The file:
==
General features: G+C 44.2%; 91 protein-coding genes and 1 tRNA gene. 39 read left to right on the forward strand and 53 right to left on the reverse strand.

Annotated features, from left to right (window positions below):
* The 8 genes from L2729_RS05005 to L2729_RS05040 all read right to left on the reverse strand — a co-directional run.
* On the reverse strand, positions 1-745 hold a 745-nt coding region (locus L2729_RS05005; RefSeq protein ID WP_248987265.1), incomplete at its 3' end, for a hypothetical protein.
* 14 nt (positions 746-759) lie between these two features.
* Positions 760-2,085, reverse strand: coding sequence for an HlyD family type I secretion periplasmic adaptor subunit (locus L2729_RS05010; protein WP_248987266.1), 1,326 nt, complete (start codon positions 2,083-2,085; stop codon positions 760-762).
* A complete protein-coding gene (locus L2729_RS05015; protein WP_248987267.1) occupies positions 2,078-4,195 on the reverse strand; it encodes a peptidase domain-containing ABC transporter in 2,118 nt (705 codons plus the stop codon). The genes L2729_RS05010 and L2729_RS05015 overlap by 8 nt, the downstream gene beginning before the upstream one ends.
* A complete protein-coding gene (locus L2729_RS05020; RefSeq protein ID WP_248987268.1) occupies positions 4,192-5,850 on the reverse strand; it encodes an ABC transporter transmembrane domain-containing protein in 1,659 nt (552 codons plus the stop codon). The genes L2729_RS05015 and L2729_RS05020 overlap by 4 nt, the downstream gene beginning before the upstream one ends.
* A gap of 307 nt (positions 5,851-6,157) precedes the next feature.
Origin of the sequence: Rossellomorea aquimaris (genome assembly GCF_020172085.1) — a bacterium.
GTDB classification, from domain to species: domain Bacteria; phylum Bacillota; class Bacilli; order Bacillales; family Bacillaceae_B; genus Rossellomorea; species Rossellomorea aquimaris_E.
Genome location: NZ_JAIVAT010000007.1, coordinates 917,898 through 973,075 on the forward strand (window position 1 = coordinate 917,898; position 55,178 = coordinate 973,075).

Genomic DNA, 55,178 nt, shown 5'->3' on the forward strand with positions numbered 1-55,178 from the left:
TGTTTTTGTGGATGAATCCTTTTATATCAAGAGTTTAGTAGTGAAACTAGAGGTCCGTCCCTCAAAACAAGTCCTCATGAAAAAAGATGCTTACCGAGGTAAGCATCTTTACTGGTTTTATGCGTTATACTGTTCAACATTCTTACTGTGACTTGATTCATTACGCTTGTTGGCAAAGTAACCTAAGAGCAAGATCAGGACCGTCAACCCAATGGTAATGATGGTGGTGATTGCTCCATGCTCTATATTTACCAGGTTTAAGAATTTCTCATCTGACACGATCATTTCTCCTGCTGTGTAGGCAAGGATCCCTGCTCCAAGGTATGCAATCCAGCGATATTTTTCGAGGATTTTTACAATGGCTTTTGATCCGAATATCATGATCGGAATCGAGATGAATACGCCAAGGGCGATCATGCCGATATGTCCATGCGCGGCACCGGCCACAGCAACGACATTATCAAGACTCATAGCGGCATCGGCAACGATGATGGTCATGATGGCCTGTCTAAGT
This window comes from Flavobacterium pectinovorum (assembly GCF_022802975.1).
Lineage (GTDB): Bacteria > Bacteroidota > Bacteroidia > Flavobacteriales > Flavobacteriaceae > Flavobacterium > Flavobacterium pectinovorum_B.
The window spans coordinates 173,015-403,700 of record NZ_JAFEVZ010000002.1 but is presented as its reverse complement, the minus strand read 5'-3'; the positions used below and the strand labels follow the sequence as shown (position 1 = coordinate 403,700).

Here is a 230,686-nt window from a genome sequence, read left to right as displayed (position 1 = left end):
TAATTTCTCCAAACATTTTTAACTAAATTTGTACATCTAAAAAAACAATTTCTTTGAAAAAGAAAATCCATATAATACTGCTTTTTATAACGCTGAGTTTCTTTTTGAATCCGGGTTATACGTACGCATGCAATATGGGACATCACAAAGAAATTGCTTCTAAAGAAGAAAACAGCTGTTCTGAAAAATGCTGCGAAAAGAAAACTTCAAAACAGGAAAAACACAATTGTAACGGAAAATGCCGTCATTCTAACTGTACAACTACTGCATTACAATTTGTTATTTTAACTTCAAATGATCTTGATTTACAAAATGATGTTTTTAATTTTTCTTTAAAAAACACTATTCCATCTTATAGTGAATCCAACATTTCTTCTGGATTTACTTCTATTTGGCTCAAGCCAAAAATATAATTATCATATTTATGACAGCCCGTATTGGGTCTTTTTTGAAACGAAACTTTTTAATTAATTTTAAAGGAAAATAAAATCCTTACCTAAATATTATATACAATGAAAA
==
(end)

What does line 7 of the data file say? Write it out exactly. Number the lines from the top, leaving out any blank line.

* A complete protein-coding gene (locus L2729_RS05015; protein WP_248987267.1) occupies positions 2,078-4,195 on the reverse strand; it encodes a peptidase domain-containing ABC transporter in 2,118 nt (705 codons plus the stop codon). The genes L2729_RS05010 and L2729_RS05015 overlap by 8 nt, the downstream gene beginning before the upstream one ends.